While I didn’t make Erin’s wedding dress during National Sewing Month, it seems appropriate to share it now since there was *a lot* of sewing that went into it. All photos are by our photographer extraordinaire Amy Schweizer.
(Warning: this is going to be a long, image-heavy post. Go get a cup of coffee.)
When they first got engaged this spring, Erin showed me a couple pictures of wedding dresses she liked. She decided that she wanted some lace, no rhinestones, not much heavy satin or embroidery if any and a tea-length skirt, ideally. Our mom, my cousin (her maid of honor) and I went to a local wedding dress shop so that she could try on some dresses to make sure of what she liked, but we didn’t find any dresses that could be “the one”. (Side note: what’s up with the hoochy mama white wedding dresses? Why would you design a wedding dress that can’t be worn with a bra and shows side boob? Eww.)
After the hilarious dress shopping trip Erin asked me to make her wedding dress. She had a picture of a dress with a full-length tulle skirt and lace bodice with narrow spaghetti straps that she sketched over to show a tea-length skirt and cap sleeves, so we started there.
I decided pretty quickly to make the skirt separate from the rest of the dress so that she could wear it alone if she ever wanted to. It’s a full circle skirt drafted using these directions and finished with a wide, silver elastic waistband. The lining is silk chiffon and I think we ended up with about 9 or 10 layers of tulle over top. One tip on making a skirt like this: I had to sew a panel onto the side of my tulle pieces to make them big enough to cut out the full circle. On my first pass I used white thread to sew on the panel, and it ended up looking pretty obvious even when I stacked the tulle to alternate where on the skirt the extra pieces ended up. (I.e. the seams weren’t all on top of each other.) I ripped that out and redid it with invisible thread and it was much more subtle even though the invisible thread was fairly obnoxious to sew tulle with. Words to the wise.
While we were at it, we decided not to line the lace overbodice so that it could also be worn separately over a black silk tank top or something for a special date night. The underbodice is sandwashed silk charmeuse (dreamy, dreamy stuff) sewn into a boned tube top with a separating zipper at the side seam to get into and out of it. The lace overbodice snapped up the back, although I ended up putting in a couple of stitches at the top of the center back after Erin got dressed so that she wouldn’t pop the snaps when she was hugging people. The original plan was to have functioning buttons down the back, but it was tricky to get them to line up since the edge of the lace wasn’t a straight line: hence the faux buttons and hidden snaps.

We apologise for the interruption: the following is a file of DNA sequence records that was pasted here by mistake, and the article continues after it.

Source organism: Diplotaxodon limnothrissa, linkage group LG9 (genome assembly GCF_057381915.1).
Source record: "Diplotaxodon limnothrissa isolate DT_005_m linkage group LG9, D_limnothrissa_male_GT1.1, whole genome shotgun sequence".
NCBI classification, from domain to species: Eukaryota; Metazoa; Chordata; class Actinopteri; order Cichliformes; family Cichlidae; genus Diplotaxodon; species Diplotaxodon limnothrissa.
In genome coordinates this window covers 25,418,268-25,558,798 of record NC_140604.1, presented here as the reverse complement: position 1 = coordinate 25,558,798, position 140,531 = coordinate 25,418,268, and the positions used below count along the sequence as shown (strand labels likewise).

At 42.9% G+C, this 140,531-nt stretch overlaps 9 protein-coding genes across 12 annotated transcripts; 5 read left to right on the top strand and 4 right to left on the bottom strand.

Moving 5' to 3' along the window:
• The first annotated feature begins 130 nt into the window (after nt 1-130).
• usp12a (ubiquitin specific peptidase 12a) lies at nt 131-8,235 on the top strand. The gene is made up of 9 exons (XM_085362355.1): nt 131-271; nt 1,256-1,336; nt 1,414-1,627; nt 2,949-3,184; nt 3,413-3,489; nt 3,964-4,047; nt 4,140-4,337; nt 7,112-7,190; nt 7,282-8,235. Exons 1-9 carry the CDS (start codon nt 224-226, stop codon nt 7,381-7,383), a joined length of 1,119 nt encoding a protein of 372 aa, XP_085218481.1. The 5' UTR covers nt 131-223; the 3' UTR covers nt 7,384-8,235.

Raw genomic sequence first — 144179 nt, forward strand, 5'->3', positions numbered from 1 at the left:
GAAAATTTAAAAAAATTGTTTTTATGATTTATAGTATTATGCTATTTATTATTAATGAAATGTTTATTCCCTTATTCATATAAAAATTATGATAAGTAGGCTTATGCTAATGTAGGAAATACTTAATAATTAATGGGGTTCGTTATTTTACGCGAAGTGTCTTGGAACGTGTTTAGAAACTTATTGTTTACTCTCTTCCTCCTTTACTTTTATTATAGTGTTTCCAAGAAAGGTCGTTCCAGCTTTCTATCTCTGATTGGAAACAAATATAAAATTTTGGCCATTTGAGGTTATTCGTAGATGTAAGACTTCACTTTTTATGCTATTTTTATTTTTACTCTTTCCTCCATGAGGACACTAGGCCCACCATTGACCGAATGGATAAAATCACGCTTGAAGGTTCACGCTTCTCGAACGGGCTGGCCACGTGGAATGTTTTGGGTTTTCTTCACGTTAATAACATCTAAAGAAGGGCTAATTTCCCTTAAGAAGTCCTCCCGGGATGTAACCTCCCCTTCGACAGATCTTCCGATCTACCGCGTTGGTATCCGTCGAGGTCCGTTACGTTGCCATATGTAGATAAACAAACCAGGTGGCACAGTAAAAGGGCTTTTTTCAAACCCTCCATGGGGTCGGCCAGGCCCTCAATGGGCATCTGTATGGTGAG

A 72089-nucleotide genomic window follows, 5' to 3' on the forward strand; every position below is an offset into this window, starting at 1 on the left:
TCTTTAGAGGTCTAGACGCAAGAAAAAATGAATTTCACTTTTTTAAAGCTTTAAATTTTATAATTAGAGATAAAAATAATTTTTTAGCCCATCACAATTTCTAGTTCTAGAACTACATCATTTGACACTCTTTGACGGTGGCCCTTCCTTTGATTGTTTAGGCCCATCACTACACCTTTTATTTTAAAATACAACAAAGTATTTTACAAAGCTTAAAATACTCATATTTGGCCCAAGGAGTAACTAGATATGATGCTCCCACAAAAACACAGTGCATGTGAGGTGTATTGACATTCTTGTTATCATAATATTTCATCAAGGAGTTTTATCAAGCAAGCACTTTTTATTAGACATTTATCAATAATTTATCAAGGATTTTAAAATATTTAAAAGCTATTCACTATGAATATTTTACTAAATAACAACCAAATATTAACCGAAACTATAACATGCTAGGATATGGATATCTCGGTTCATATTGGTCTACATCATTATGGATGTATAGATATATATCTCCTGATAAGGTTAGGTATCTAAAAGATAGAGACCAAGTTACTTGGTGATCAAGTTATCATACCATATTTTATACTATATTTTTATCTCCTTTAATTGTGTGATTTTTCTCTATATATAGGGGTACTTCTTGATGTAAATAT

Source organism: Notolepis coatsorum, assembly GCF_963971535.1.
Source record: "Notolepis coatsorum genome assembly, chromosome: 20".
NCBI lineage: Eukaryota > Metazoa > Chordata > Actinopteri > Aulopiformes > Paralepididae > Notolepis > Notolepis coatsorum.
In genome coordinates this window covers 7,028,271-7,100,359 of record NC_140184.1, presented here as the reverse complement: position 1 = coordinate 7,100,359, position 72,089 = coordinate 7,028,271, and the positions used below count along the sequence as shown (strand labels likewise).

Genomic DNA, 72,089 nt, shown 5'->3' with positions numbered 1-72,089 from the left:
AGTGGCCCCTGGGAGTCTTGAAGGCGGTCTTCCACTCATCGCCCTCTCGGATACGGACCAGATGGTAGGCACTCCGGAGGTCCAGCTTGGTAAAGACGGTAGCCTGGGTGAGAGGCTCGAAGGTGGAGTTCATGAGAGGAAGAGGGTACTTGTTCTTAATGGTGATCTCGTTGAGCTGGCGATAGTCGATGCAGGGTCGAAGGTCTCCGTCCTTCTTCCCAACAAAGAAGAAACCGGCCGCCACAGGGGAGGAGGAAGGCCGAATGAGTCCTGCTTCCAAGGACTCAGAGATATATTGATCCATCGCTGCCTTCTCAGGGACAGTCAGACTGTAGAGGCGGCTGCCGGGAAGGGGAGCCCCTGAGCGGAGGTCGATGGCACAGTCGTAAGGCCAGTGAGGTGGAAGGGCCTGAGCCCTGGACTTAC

The lace bodice… oh, the lace bodice. It went through some changes as we worked on it. We knew we wanted it to be a little bit asymmetrical and kind of whimsical with the placement of the flowers in the lace. (The hunt for the lace is a whole different post. We finally found some we liked on eBay after looking at lace until our eyes were ready to fall out.)
The bodice was draped on Erin and handsewn while she was wearing it so that the lace could be appliqued together seamlessly. Needless to say we had some lovely quality time together during construction. (And we got quite creative with ways for her to rest her arms on my back, a chair back, a windowsill, a bookcase… to keep them from falling off while I sewed.) The biggest design change came when it was time to put on the sleeves. I was holding a length of lace up to her shoulder to find some good flowers for the cap sleeve when both of us stopped, looked in the mirror and said “It has to be 3/4 sleeves.”
(The stood around a corner from one another to pray together before the ceremony – one of my favorite touches from the wedding.)
(My mom and me with Erin. I came in from setting up for the reception in the shelter house to help Erin get dressed and I was a little “glowy” from running around to say the least.)
It was such a neat experience to get to make my sister’s wedding dress. Aside from some rehearsal night jitters (mine, not hers – I was so tired of looking at it by the time she tried it on for the last time that all I could see were the flaws), I’m so happy with how the dress turned out. She was a radiant bride.
This is turning into a ridiculously long post, but here are just a few more pictures to give you the flavor of their wedding. I decorated for the reception, which we held in a shelter house behind the church, and aside from not counting on quite so strong a breeze (the streamers got a little out of control), it was a fun and sweet space. I also got flowers from a local farm and did all of the wedding party’s flowers except for the groomsmen’s boutionniers (which Amy made), so it was quite a busy weekend, but a good one.